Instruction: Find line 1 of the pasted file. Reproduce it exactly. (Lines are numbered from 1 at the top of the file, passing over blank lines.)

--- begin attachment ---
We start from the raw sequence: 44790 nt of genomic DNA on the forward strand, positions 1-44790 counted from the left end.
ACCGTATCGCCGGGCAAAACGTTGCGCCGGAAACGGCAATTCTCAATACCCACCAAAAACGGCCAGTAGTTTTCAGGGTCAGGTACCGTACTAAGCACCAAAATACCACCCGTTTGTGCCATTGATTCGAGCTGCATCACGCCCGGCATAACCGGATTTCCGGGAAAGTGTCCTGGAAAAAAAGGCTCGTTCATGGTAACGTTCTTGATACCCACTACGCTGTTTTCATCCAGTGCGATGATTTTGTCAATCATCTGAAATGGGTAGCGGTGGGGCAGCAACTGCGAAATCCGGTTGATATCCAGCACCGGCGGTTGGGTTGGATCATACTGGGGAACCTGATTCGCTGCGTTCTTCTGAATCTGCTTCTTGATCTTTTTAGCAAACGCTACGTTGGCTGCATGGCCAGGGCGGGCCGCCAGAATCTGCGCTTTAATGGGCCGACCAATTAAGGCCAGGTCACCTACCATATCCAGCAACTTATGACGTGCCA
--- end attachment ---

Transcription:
We start from the raw sequence: 44790 nt of genomic DNA on the forward strand, positions 1-44790 counted from the left end.